Sweden announced its intention to transfer the Archer self-propelled guns to Ukraine.
According to Foreign Minister Tobias Bilström, Ukraine should get as many offensive weapons as possible to attack Russian troops, and Sweden should also do its part. More precisely, the number of Archer self-propelled guns transferred to Ukraine is not officially called.
However, according to some reports, we are talking about 18 self-propelled artillery mounts of this type. Archer self-propelled guns present a particular problem because such weapons can deliver strikes at distances up to 60 kilometers, which significantly exceeds the capabilities of counter-battery weapons.
Using these artillery installations with crews of several self-propelled guns can become an extremely big problem due to their high rate of fire – up to 12 shells of 155-mm caliber Per minute.
The timing of the supply of such weapons to Ukraine is not called. Taking into account previous cases of statements of intent to provide weapons to Ukraine and the timing of deliveries, the transfer of weapons may likely begin as early as January. However, the issue of training Ukrainian troops to use such weapons may lead to a shift in the deadlines for March of this year.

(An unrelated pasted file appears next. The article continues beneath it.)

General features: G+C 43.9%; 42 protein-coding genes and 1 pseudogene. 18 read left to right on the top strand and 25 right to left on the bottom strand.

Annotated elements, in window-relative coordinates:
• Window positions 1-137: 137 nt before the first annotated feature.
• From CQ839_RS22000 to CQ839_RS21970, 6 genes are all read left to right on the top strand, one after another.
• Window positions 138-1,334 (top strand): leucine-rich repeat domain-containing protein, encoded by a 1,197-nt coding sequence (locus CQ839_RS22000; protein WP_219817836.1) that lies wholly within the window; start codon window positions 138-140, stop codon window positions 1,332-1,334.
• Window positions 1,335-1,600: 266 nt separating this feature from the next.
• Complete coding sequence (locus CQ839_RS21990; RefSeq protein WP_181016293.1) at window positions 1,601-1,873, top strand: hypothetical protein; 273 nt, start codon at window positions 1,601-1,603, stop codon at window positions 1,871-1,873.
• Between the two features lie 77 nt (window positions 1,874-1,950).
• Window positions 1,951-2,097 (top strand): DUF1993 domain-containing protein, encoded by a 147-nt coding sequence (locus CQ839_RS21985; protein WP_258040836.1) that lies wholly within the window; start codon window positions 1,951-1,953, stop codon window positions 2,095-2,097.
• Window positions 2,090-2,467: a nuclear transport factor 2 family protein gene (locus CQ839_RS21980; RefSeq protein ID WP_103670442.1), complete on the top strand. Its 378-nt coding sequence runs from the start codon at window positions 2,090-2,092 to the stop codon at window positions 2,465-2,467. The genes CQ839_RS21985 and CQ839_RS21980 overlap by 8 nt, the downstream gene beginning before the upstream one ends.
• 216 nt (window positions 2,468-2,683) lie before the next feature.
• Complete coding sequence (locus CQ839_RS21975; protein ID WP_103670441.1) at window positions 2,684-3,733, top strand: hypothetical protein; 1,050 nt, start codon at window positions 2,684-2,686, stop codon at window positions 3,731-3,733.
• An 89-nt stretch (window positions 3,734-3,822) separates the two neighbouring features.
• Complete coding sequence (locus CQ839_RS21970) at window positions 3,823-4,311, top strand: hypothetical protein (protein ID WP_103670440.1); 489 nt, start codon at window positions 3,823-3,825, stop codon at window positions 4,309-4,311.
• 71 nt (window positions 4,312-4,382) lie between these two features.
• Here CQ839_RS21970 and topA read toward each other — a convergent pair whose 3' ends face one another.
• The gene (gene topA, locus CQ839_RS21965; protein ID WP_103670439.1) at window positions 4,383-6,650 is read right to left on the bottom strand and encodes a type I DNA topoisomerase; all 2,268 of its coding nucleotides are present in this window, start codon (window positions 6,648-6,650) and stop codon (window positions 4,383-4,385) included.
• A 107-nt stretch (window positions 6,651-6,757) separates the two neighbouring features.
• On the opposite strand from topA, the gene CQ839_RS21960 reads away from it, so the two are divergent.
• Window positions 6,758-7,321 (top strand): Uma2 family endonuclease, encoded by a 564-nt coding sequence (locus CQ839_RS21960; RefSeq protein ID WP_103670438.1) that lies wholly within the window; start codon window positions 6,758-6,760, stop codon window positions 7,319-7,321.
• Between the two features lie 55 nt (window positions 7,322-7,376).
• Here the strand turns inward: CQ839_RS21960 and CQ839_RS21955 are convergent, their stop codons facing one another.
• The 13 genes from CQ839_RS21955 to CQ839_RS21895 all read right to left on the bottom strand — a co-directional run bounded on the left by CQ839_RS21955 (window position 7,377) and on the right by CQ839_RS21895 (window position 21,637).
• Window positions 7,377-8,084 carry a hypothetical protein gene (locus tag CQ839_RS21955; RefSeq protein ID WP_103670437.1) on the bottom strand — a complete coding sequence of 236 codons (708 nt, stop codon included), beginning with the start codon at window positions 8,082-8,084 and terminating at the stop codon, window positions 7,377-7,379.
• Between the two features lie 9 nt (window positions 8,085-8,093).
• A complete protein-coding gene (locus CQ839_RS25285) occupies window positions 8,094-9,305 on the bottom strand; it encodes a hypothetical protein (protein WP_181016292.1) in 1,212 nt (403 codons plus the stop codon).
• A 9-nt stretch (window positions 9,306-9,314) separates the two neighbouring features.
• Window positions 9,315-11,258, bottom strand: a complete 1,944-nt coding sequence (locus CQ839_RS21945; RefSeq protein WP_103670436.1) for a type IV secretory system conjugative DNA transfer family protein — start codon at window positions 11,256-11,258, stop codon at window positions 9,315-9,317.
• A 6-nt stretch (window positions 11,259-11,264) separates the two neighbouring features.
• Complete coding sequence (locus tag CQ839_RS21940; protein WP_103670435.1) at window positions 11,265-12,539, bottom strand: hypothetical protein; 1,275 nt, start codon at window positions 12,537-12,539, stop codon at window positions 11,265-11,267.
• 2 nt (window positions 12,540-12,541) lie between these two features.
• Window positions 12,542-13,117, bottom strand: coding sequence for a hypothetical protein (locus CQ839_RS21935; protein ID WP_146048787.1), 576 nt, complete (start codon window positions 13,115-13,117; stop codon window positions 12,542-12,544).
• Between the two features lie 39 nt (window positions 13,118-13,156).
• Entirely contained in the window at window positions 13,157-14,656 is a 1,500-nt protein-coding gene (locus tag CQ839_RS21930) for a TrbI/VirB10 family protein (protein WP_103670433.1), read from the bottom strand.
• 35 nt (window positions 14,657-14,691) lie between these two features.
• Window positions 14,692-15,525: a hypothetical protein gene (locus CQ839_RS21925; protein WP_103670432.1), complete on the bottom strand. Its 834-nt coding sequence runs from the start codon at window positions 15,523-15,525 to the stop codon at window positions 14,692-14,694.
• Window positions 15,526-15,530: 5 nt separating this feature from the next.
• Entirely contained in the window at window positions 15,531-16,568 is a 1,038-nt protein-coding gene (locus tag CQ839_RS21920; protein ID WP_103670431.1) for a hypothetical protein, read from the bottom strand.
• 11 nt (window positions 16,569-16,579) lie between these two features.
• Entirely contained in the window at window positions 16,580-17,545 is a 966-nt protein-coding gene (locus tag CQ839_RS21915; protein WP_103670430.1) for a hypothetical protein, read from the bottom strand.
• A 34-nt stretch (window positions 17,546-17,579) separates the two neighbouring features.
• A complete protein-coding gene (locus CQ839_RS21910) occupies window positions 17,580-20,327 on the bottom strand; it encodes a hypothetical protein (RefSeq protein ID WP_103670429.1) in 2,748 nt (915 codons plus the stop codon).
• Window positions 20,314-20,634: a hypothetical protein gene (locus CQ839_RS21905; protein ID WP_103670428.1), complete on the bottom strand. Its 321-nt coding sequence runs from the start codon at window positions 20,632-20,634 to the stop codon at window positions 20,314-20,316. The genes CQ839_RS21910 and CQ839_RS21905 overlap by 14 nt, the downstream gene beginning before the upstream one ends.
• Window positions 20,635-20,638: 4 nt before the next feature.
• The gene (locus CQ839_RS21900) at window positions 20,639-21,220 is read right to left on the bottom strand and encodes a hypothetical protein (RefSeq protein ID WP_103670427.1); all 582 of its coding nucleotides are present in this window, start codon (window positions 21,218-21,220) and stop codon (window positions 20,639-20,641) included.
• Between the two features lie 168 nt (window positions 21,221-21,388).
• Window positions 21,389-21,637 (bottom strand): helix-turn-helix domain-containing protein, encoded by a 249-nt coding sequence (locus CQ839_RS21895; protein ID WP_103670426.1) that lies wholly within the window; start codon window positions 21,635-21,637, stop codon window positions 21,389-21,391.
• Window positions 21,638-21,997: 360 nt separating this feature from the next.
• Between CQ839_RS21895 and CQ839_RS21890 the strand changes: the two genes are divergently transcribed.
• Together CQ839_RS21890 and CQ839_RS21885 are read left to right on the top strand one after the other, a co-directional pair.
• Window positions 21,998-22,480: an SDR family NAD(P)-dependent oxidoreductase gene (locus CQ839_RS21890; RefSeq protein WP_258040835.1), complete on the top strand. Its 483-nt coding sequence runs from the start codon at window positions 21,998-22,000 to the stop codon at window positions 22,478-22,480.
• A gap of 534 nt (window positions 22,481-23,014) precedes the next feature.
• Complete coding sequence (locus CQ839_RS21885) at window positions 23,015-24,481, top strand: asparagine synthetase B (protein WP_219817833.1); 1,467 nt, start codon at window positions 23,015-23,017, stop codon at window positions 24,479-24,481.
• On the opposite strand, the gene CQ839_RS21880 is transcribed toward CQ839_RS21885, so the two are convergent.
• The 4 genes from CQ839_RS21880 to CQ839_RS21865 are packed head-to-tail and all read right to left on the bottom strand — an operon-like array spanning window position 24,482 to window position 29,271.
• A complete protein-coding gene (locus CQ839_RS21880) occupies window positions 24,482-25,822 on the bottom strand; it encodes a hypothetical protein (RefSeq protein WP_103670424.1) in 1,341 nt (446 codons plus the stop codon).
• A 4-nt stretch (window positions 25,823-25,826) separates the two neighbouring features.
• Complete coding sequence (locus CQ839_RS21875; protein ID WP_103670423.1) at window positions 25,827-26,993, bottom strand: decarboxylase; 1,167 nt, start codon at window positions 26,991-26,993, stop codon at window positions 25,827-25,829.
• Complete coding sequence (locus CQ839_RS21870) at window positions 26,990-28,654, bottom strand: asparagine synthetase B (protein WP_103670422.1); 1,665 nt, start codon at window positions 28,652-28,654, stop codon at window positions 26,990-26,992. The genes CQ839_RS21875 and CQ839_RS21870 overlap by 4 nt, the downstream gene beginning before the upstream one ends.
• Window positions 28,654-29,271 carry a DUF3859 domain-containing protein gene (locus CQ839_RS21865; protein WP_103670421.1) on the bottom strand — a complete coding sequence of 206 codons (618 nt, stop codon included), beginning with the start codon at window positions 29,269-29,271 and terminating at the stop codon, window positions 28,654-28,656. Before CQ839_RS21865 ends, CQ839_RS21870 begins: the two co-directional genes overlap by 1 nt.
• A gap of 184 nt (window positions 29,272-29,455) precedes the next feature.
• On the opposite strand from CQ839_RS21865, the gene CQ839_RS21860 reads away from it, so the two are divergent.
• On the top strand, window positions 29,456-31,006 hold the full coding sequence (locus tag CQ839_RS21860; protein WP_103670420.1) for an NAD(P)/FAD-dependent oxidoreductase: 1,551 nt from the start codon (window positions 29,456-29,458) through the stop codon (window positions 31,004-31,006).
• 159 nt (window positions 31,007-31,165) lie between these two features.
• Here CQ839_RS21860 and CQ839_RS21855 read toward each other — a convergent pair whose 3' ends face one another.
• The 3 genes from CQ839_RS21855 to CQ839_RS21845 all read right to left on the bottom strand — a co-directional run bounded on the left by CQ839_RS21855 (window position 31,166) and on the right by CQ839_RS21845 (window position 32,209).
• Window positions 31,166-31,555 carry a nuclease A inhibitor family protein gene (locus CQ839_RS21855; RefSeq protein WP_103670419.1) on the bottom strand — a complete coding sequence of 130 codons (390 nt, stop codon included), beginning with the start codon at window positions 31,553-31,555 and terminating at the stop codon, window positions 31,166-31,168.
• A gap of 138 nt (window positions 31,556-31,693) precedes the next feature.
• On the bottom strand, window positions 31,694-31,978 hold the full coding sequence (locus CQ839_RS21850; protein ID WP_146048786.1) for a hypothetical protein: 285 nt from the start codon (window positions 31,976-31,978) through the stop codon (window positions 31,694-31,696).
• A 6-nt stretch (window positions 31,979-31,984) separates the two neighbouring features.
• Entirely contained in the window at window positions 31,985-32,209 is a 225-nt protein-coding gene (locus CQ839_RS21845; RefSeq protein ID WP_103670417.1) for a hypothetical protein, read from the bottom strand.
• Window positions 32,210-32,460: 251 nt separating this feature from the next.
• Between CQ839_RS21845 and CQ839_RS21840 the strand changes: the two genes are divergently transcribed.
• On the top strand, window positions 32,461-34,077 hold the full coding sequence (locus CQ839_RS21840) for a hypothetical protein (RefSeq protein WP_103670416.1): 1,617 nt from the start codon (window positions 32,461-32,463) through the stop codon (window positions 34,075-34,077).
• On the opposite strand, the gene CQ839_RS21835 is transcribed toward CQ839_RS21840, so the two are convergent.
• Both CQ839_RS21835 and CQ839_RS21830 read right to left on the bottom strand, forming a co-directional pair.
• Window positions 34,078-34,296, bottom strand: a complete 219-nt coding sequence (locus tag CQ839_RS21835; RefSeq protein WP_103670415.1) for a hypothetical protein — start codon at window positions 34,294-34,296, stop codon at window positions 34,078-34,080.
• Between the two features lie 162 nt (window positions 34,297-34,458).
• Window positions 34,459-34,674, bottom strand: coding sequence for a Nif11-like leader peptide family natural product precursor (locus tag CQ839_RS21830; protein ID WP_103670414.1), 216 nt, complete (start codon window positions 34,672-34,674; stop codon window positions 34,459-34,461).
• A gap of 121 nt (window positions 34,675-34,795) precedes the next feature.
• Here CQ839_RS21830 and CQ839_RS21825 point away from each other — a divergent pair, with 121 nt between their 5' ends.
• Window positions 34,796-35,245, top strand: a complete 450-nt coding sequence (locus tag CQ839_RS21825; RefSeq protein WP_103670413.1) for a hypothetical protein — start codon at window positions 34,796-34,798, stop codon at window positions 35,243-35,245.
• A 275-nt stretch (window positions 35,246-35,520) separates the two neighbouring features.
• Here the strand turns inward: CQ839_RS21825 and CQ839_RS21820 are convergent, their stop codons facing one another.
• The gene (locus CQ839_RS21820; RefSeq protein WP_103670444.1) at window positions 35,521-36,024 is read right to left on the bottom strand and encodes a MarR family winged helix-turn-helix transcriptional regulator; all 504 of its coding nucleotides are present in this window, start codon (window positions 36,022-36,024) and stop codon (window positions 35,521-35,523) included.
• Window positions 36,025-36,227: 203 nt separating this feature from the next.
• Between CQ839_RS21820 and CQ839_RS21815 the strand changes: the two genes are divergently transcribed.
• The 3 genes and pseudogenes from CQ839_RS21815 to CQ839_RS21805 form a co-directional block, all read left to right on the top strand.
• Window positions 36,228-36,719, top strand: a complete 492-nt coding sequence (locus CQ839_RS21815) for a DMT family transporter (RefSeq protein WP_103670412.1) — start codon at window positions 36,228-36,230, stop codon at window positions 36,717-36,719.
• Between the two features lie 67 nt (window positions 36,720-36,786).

A cutting-edge artillery system, the Archer represents the future of warfare. Its development aimed to make a mobile variant of the FH 77B field howitzer that could fire at greater distances.
Beginning in 1995, technical studies were conducted to determine the feasibility of mounting the FH 77B’s 155 mm/L52 cannon on a wheeled chassis.
The original model was designated as the FH-77 BW L52. Built on a 6×6 Volvo A25C articulated wheeled chassis. In 2003, work began on this artillery system. Early Archer prototypes were tested between 2005 and 2006.
There will be 48 artillery systems throughout Sweden and Norway (24 units each). Several additional nations have shown enthusiasm for purchasing modern artillery. In other words, it was a really promising design back then.
In 2013, the Swedish Army received its first shipment of Archer howitzers. But that same year, Norway bowed out of the project due to financial constraints. For the time being, Sweden is the only country to use this particular type of artillery.